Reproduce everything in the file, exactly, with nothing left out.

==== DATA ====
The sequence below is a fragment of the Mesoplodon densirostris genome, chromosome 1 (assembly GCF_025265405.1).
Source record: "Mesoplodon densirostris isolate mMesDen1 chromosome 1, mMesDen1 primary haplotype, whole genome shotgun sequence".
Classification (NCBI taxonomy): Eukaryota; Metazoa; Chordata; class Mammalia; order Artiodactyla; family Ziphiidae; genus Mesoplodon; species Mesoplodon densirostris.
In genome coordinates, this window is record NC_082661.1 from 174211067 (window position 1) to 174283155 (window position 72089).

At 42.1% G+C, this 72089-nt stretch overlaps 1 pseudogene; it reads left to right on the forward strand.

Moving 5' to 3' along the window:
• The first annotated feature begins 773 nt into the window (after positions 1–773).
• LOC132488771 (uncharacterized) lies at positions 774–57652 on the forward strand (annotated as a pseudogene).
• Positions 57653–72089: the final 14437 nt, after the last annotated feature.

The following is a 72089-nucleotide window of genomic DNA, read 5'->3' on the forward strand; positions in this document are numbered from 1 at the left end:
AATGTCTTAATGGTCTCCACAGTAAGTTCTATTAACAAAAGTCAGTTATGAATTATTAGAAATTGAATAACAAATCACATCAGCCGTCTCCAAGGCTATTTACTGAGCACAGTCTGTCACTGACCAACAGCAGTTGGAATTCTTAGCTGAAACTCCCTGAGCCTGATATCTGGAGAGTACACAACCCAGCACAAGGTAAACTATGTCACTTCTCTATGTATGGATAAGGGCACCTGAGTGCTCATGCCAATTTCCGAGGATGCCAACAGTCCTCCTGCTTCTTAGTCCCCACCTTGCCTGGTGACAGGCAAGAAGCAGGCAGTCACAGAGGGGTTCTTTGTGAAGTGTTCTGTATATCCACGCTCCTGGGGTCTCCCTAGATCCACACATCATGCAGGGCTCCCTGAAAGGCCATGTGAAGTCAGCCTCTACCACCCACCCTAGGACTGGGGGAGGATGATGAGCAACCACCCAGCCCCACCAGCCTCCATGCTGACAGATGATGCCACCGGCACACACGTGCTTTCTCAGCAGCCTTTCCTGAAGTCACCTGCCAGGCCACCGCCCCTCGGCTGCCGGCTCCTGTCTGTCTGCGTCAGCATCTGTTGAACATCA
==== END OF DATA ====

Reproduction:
The sequence below is a fragment of the Mesoplodon densirostris genome, chromosome 1 (assembly GCF_025265405.1).
Source record: "Mesoplodon densirostris isolate mMesDen1 chromosome 1, mMesDen1 primary haplotype, whole genome shotgun sequence".
Classification (NCBI taxonomy): Eukaryota; Metazoa; Chordata; class Mammalia; order Artiodactyla; family Ziphiidae; genus Mesoplodon; species Mesoplodon densirostris.
In genome coordinates, this window is record NC_082661.1 from 174211067 (window position 1) to 174283155 (window position 72089).

At 42.1% G+C, this 72089-nt stretch overlaps 1 pseudogene; it reads left to right on the forward strand.

Moving 5' to 3' along the window:
• The first annotated feature begins 773 nt into the window (after positions 1–773).
• LOC132488771 (uncharacterized) lies at positions 774–57652 on the forward strand (annotated as a pseudogene).
• Positions 57653–72089: the final 14437 nt, after the last annotated feature.

The following is a 72089-nucleotide window of genomic DNA, read 5'->3' on the forward strand; positions in this document are numbered from 1 at the left end:
AATGTCTTAATGGTCTCCACAGTAAGTTCTATTAACAAAAGTCAGTTATGAATTATTAGAAATTGAATAACAAATCACATCAGCCGTCTCCAAGGCTATTTACTGAGCACAGTCTGTCACTGACCAACAGCAGTTGGAATTCTTAGCTGAAACTCCCTGAGCCTGATATCTGGAGAGTACACAACCCAGCACAAGGTAAACTATGTCACTTCTCTATGTATGGATAAGGGCACCTGAGTGCTCATGCCAATTTCCGAGGATGCCAACAGTCCTCCTGCTTCTTAGTCCCCACCTTGCCTGGTGACAGGCAAGAAGCAGGCAGTCACAGAGGGGTTCTTTGTGAAGTGTTCTGTATATCCACGCTCCTGGGGTCTCCCTAGATCCACACATCATGCAGGGCTCCCTGAAAGGCCATGTGAAGTCAGCCTCTACCACCCACCCTAGGACTGGGGGAGGATGATGAGCAACCACCCAGCCCCACCAGCCTCCATGCTGACAGATGATGCCACCGGCACACACGTGCTTTCTCAGCAGCCTTTCCTGAAGTCACCTGCCAGGCCACCGCCCCTCGGCTGCCGGCTCCTGTCTGTCTGCGTCAGCATCTGTTGAACATCA